Supermarket shopping and excess food waste: A comparative study of supermarket vs. independent retail clientele
AdvisorsBurek, Cynthia V.
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AbstractThe aim of the study is to investigate the link between environmental attitudes and levels of food waste produced by supermarket shoppers as opposed to independent retail shoppers. The study also aims to look at the different factors that may influence shoppers' habits and how much food waste they may produce. This study is both a quantitative and qualitative comparative study using a questionnaire to compare views of food waste and a food waste diary to compare methods of how the general public are disposing of it and their reasons why. The study took place at Hawarden Estate Farm shop and Tesco, Broughton Shopping Park. Random samples of 80 women over the age of 18, English speaking and who were independently living were asked to take part in the study. 40 participants were recruited at each of the two locations of whom fully completed the questionnaires. There were 5 participants who completed and returned the food waste diaries from home. The independent variable measured by the food waste diary and questionnaire in this study is the supermarkets effect on amount of household food waste created in comparison to independent retailers. The dependent variable is the amount of household food waste created. The quantitative data was statistically analysed using SPSS software. Qualitative data was analysed by comparing the answers given and discussed. The study was unable to compare differences of food waste between supermarket and independent retail clientele due to the small number of food waste diaries completed. Date labels have been identified as a possible cause of excess food waste. When participants at both sites of the study were asked what they understood by the term 'sell-by' date 80% answered correctly. A similar result was found when participants were asked about the 'use by' date where 86% answered correctly. The most confusion was seen when asked about the 'best before' date, only 38% of participants answered correctly. There were more independent retailer shoppers who owned an outdoor composter (n=15) compared to supermarket shoppers (n=5). More participants owned an indoor food waste bin compared to having an outdoor composter with 56% of participants having one. The most common type of food waste was found to be vegetable peelings and leftovers from meals. It may be suggested that supermarkets encourage bulk buying which may increase food waste. Supermarket shoppers in this study seemed to have a less organised approach to their food shopping and bought more food on offer and in promotions that weren't intentional. This type of shopping could be influencing the amount of food waste that is being sent to landfill and adding to the greenhouse gases being produced.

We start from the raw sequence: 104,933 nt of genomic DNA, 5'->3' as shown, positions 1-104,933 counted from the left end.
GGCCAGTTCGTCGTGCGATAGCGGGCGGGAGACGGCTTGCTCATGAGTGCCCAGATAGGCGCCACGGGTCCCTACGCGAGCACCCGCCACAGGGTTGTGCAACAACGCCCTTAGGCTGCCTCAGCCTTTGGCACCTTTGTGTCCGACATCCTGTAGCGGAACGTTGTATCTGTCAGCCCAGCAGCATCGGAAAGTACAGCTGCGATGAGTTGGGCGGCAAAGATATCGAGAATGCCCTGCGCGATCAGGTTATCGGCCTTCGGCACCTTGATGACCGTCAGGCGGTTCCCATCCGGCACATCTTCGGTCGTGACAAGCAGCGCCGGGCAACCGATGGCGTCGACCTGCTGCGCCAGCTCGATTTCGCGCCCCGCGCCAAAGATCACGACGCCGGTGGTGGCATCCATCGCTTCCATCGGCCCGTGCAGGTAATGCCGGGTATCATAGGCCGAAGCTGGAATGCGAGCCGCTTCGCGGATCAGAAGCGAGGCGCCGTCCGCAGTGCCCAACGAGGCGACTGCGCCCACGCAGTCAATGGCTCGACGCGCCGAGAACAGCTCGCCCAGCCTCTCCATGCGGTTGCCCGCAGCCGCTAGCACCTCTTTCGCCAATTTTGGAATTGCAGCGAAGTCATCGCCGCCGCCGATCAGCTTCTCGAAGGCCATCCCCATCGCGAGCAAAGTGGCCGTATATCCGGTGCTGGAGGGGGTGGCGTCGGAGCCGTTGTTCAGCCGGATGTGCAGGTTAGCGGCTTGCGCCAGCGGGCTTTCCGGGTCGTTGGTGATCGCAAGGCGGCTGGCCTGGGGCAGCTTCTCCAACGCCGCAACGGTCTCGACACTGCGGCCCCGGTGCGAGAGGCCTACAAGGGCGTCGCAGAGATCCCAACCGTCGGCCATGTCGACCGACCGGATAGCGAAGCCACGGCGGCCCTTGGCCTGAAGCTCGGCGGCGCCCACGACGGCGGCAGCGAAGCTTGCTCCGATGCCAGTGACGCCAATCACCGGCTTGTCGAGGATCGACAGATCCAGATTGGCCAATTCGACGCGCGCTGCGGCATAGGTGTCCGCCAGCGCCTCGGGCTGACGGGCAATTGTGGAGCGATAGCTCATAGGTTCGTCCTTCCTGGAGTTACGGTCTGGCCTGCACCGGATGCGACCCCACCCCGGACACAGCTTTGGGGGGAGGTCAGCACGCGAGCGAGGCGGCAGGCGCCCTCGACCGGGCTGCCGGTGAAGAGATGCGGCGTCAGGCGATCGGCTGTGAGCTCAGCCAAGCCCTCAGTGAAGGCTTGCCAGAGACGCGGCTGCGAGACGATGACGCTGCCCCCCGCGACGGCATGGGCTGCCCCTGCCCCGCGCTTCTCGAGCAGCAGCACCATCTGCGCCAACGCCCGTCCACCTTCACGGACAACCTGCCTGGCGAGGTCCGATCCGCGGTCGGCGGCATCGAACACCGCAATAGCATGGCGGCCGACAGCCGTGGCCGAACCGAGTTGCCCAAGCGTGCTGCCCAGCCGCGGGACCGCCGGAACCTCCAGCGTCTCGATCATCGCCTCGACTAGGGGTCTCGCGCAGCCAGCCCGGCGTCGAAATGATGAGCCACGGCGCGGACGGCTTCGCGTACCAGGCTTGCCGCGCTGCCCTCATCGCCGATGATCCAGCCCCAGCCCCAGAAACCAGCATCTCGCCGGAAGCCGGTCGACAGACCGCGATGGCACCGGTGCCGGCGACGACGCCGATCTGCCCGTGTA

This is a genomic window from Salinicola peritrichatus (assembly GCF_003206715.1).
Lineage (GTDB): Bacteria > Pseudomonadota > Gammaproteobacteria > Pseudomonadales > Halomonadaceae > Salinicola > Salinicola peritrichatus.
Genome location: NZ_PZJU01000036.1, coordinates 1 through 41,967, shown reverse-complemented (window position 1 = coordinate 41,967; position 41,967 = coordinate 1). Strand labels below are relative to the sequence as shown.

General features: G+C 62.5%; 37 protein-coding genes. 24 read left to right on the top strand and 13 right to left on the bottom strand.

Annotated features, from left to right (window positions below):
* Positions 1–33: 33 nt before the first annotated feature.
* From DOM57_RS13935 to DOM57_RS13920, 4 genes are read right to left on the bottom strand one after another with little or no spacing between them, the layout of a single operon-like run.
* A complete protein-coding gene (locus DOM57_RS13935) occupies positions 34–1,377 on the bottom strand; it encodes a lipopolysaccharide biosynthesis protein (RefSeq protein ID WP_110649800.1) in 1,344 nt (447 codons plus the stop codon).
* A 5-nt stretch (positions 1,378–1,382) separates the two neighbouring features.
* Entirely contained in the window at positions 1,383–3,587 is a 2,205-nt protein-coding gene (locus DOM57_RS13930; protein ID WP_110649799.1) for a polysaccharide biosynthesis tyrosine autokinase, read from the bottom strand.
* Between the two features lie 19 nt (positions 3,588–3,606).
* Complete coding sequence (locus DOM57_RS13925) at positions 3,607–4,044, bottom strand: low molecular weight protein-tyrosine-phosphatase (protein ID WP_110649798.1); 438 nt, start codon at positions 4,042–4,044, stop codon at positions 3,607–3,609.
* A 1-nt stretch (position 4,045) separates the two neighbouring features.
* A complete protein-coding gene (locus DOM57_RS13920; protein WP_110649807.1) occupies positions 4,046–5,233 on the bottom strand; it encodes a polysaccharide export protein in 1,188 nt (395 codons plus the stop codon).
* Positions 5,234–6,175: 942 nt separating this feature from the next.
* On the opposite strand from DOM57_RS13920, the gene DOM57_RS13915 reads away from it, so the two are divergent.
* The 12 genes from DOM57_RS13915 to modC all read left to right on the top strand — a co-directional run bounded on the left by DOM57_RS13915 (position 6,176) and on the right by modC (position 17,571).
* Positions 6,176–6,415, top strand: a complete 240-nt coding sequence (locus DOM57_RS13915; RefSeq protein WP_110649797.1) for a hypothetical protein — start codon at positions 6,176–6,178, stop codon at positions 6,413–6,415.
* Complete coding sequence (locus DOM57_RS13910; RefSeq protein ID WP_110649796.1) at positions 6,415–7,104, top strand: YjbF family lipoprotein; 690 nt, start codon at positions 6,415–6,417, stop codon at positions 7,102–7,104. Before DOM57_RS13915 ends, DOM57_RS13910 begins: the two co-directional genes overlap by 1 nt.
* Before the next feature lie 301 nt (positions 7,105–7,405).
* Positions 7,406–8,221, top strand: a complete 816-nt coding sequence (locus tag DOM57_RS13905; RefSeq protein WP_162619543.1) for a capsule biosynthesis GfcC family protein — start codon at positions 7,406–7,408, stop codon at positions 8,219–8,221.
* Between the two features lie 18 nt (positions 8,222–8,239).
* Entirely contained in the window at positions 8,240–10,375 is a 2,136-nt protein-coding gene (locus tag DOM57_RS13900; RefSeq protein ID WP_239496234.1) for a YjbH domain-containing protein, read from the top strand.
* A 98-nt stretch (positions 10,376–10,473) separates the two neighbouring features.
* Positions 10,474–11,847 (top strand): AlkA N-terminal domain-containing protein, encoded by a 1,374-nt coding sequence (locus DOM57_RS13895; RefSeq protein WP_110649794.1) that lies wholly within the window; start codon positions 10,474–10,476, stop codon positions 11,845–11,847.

PublisherUniversity of Chester
TypeThesis or dissertation
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